How to Teach Children the Art of Weaving

how to teach children
  • SumoMe

Weaving is an activity that uses a person’s hands to create something of beauty. It is also a wonderful activity to teach your young child to occupy them for hours. Simple weaving is one of the first things that children learn in art classes by using an assortment of different materials. Weaving can help to strengthen and promote some of the following areas of childhood development:

• Hand eye coordination
• Offers relaxing and tactile work experience
• Reinforces good habits such as following directions and patience
• Helps to find tune and develop fine motor skills
• Promotes right and left coordination
• Increases attention span and focus

Weaving can also be intertwined with a numerous amount of core curriculums such as social studies, writing, and math. Weaving is an activity that boasts a lot of good things and it is an activity that both you and your child can learn together and experience together. Below are some easy tips on getting started with weaving.

1. You have to gather all of your materials. Anyone who has children knows that this is an important step because if you do not gather all of your material beforehand you could have quite a mess on your hands when trying to do so later. The first thing you are going to have to gather are ingredients to make your own looms. Weaving looms can be made out of anything from wood to paper plates, to cardboard. For this manual we are going to discuss making cardboard looms as it is straightforward and cardboard can be found virtually anywhere. A list of materials:

 Scissors
 Cardboard, this can be anything from a cereal box to an old pizza box.
 A ruler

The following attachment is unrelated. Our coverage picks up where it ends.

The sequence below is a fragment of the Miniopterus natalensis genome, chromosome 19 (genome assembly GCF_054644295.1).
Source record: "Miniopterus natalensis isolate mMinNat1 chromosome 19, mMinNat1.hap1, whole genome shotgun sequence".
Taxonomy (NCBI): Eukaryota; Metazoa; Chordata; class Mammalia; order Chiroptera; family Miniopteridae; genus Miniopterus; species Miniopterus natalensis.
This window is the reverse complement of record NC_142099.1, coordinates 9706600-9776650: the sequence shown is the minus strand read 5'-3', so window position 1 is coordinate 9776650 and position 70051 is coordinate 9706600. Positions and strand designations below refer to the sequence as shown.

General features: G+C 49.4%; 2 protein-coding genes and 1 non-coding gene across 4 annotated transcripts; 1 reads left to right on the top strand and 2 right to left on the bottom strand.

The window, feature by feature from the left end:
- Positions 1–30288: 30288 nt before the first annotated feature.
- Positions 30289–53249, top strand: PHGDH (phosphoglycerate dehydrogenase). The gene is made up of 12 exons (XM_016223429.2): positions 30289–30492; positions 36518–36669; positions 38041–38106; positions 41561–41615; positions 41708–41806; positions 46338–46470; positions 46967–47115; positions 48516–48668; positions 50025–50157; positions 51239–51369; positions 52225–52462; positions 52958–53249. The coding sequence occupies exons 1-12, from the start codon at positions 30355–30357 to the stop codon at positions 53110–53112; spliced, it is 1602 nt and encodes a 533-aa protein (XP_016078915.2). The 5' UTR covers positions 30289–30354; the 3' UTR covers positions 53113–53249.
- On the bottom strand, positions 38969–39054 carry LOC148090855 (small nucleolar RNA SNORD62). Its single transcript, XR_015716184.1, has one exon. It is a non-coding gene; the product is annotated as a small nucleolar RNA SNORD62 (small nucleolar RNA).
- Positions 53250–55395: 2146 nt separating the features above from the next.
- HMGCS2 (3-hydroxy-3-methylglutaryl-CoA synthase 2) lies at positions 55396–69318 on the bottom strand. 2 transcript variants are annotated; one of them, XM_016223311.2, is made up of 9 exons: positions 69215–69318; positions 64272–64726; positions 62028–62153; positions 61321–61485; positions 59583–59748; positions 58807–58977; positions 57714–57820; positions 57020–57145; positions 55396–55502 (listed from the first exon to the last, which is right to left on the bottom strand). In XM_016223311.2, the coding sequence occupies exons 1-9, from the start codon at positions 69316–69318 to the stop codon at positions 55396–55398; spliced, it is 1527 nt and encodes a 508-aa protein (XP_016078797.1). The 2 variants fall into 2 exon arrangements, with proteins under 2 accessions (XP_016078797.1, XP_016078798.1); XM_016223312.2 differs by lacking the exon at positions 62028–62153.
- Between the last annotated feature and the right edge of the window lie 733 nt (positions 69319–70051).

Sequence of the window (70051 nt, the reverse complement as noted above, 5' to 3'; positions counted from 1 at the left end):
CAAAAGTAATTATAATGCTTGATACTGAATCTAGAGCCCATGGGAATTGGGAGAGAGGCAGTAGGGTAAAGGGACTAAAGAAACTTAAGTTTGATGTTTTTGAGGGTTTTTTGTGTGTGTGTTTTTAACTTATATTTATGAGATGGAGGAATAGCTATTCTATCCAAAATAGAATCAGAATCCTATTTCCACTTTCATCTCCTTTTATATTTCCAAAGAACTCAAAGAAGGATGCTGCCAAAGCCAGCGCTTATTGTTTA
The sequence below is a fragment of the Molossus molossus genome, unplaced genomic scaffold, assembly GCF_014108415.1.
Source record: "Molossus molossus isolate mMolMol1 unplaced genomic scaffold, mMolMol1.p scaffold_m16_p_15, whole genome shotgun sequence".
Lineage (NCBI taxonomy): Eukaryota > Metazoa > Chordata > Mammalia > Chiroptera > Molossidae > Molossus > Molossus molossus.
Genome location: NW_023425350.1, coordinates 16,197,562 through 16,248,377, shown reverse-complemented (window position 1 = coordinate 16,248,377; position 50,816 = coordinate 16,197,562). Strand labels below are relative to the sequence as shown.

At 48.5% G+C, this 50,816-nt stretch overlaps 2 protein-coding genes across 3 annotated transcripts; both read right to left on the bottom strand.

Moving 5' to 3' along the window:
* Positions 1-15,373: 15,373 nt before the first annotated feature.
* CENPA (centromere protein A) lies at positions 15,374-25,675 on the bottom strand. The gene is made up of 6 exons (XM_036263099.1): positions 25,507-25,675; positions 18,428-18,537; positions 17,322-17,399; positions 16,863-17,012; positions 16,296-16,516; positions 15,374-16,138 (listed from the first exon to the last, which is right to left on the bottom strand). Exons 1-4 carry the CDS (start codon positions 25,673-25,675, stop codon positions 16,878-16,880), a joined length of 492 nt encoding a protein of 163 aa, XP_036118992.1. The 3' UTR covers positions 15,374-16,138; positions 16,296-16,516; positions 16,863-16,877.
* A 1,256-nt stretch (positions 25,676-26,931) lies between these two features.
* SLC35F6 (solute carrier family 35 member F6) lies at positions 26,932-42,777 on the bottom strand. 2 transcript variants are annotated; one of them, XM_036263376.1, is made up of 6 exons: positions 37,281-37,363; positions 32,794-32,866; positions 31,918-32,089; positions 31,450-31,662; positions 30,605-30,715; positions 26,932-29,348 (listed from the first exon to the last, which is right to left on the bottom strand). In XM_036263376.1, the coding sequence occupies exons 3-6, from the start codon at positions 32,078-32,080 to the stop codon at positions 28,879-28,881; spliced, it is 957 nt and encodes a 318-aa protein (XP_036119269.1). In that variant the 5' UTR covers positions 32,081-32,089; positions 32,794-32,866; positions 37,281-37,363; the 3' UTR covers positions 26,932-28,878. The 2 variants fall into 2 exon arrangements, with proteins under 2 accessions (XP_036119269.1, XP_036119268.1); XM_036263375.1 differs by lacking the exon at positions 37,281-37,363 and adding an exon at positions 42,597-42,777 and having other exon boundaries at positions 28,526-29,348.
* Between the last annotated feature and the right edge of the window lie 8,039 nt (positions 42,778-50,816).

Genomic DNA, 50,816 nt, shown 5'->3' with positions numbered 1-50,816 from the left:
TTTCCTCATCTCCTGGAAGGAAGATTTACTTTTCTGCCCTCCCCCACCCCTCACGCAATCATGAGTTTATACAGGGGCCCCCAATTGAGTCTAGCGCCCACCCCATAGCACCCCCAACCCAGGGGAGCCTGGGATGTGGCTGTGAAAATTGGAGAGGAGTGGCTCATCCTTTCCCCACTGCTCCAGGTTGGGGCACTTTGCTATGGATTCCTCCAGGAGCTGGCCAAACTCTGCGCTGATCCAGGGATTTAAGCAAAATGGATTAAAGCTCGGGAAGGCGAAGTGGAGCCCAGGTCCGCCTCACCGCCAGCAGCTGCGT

 Plastic of metal needles. Beginners or younger children will benefit more from the use of a plastic needle whereas advanced or older learners may feel more confident with a metal needle.
 Yarn. Thicker yarn will be easier for a beginner verses a thinner yarn for more advanced students.

2. You have to craft your loom. This is where you take the cardboard and draw lines roughly ½ inch on the inside of every corner of the loom. This will work as a reference point for the grooves. You will then take your ruler and mark where you need to cut for your notches. Normally it is a good rule of thumb to keep the notches roughly ¼ inch apart however for beginners they may feel more comfortable having wider spaces between the notches. The wider the space the easier it will be to weave. Take your scissors and cut your little marks and stop when you get to the last line, which should be your ½ inch line.

3. You have to warp your loom or thread your yarn. This part is easier done with a thinner type of yarn. Thread the end of your string to your first notch starting at the left and going right. Help your child create a knot and encourage them to tape their excess sting to the back of their cardboard piece. Take your thread and string it directly down to the notch directly below it. Bring the thread back up to the next top notch and repeat the process until you have completely strung each notch. You should end at the bottom right corner of your loom and the excess after knotting should be taped to the back of the cardboard piece as well.